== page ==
Three-Pane View and Sub-Folders

I’m struggling to find out the logic behind Three-Pane view. I really like how I can quickly move through my database using the left pane. However, when I select a particular folder in the left pane, I keep expecting both individual items AND sub-folders to appear in the top-right pane. This is mainly a problem when I don’t have the folder expanded in the left pane and forget that that there are sub-folders.

I’ve seen in previous posts that sub-folders are not “supposed” to show up in the top-right window. Can somebody explain why? And is there a setting that I can change so that sub-folders do appear in the top-right pane?

DEVONthink provides several alternative views into a database, and the Three Panes is probably the most popular one among users (including me). In this mode I want to concentrate on just the documents contended within a selected group.

Note that we recommend that there should be no documents contained at the top level of a group that also contains subgroups (although I sometimes violate that recommendation myself). The reason is that this confuses the Classify artificial intelligence procedure and makes it somewhat less effective.

If you have selected a group in Three Panes view, you can click on the disclosure triangle of a group that contains subgroups to see them listed. Or you might do the same in the Split view.

Christian, the chief developer, prefers the Columns view.

I find that for some groups, I have “simple” items and “complex” items. For example, with my book collection, I store the table of contents in individual .RTFs. Some books, however, are part of multi-volume sets and therefore I create sub-groups to tidy them up. Is it really suggested that I should be creating a new sub-group to store just one .RTF file?

I see that this does solve my desire to view items and sub-groups simultaneously. I’d have to say though that the main view window feels “cramped”, especially when viewed on a widescreen monitor. Any suggestions to deal with this?

Also, as a general question, is there a DEVONacademy tutorial or other webpage that describes the advantages/disadvantages of each view? Seems like it would be tremendously helpful for me and all the other people that constantly ask :slight_smile:

Me, too. I initially resisted it, for reasons like rewards mentioned, but eventually it won me over as the preferred default.

I normally violate that recommendation and it’s hard to imagine what using DT would be like if it was an enforced restriction… certainly more of a penalty than:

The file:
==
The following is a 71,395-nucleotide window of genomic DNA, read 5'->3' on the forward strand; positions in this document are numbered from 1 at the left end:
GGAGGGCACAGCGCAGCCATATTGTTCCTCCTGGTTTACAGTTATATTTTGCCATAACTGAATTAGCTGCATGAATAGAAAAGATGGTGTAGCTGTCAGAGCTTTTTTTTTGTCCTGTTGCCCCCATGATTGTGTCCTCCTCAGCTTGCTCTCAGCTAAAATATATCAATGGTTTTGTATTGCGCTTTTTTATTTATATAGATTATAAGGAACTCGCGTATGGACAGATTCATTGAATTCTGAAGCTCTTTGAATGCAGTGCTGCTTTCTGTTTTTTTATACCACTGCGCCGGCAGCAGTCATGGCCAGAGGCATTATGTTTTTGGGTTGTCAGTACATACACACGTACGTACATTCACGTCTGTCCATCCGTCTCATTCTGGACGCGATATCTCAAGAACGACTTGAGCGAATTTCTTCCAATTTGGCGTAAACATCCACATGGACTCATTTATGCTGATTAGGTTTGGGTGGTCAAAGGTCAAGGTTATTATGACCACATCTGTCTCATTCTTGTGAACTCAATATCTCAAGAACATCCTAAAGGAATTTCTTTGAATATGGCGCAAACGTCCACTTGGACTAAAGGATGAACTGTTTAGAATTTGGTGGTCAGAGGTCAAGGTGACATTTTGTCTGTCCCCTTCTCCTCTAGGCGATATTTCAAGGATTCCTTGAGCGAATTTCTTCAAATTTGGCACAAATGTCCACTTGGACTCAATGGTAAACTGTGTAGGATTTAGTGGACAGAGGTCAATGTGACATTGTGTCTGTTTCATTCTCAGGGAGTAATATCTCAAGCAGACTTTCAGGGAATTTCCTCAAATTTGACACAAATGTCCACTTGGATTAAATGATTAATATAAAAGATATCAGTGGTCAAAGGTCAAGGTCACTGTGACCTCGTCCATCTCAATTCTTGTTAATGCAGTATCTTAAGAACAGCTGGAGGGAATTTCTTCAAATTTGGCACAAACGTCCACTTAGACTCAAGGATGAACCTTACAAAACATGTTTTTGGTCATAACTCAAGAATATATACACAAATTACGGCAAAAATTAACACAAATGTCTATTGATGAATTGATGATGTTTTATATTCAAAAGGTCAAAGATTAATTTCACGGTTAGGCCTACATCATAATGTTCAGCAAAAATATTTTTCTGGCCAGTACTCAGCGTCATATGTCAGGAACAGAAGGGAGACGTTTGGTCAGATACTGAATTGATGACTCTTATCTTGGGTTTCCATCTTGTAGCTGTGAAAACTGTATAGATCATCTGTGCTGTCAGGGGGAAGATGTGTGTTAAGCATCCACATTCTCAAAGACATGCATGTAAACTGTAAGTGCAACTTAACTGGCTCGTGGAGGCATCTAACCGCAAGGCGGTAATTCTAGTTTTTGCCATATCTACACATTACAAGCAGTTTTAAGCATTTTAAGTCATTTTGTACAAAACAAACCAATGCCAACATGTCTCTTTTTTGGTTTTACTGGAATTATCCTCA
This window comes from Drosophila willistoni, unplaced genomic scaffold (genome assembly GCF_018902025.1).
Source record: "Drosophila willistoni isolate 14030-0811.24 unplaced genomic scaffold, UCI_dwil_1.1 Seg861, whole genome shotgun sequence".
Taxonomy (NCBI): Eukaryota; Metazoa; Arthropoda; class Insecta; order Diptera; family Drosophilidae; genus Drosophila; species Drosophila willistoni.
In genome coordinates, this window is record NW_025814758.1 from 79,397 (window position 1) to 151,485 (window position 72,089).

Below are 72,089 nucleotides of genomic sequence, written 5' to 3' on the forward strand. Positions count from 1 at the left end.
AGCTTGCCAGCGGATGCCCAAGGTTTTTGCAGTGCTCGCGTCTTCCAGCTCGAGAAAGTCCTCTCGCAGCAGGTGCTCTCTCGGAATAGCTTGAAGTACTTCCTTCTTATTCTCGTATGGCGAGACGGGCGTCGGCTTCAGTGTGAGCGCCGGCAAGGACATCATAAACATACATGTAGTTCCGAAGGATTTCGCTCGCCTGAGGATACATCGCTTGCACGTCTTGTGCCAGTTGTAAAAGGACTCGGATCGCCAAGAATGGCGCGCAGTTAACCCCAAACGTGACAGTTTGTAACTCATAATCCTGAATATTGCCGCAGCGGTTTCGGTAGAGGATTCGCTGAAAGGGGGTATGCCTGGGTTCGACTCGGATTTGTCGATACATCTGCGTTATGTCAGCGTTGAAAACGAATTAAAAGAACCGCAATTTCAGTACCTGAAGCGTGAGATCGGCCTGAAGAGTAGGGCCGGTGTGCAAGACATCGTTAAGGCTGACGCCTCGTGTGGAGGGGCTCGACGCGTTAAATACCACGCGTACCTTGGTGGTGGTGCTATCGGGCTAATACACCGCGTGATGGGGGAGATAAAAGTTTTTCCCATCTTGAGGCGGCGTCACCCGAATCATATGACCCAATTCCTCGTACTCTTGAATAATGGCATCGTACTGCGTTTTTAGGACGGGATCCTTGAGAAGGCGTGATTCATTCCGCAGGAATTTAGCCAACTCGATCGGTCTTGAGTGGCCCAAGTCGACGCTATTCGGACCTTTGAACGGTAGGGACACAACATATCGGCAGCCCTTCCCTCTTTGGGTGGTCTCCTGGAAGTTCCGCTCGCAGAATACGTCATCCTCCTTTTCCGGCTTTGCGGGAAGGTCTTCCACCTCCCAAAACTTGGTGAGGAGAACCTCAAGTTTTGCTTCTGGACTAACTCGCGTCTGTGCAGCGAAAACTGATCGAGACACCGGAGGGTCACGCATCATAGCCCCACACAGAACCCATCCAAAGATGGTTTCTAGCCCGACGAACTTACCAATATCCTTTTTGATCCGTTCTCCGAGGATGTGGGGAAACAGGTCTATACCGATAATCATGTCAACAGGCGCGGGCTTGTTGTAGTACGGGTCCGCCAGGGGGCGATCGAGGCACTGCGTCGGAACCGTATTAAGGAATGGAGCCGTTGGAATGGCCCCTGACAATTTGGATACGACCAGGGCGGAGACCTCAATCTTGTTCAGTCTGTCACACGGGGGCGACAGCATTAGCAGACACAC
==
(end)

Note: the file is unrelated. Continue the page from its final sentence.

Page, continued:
Mkay. :slight_smile:

All my attempts to get comfortable with Columns view, in DT and Finder, have failed.

I prefer List view for the Global Inbox to avoid marking documents unread when they’re selected.

I like certain groups open in Split view (non-Widescreen, formerly Horizontal) when having wider columns of metadata is useful while browsing through documents.

Care to elaborate?

I think Columns in Finder is awkward because there is no fixed view pane (i.e. the format keeps changing depending on the folder one is in, and all the changes have “swoosh-in”/“swoosh-out” transitions). Columns in DT is improved in that it has a fixed view pane. However, I think that it being stacked under the columns feels cramped on wide-screen monitors. It would be nice if the fixed view pane could be positioned horizontally (a hybrid of Columns and Split)?

Not quite sure on what. I’d originally used Split view (Widescreen, formerly Vertical Split) so having non-group documents listed in the top-right pane of Three-Pane displayed more information about them (with the added benefit of column sorting) than when they’d been lumped together with groups in Vertical Split’s left pane. It just took awhile to adjust to that Split+List hybrid view, and focus switching between left and top-right for navigation/selection, but now it makes Split (Widescreen) seem “last generation” whenever I’ve temporarily switched to it.

Good point. Maybe I’ll find some reason(s) to give Column view more chance again in DT.

Certain things have become familiar/convenient/comfortable over time (“set in my ways”) but I still explore/discover new things and am open to adapt them. Even though I’ve used DT a relatively long time it still provide plenty of room to grow and occasionally provide ahha! moments of inspiration. I’m far from mastering it, doubt I could ever claim to, and hope I never do so it remains fun and interesting (while sometimes frustrating) to use. :slight_smile: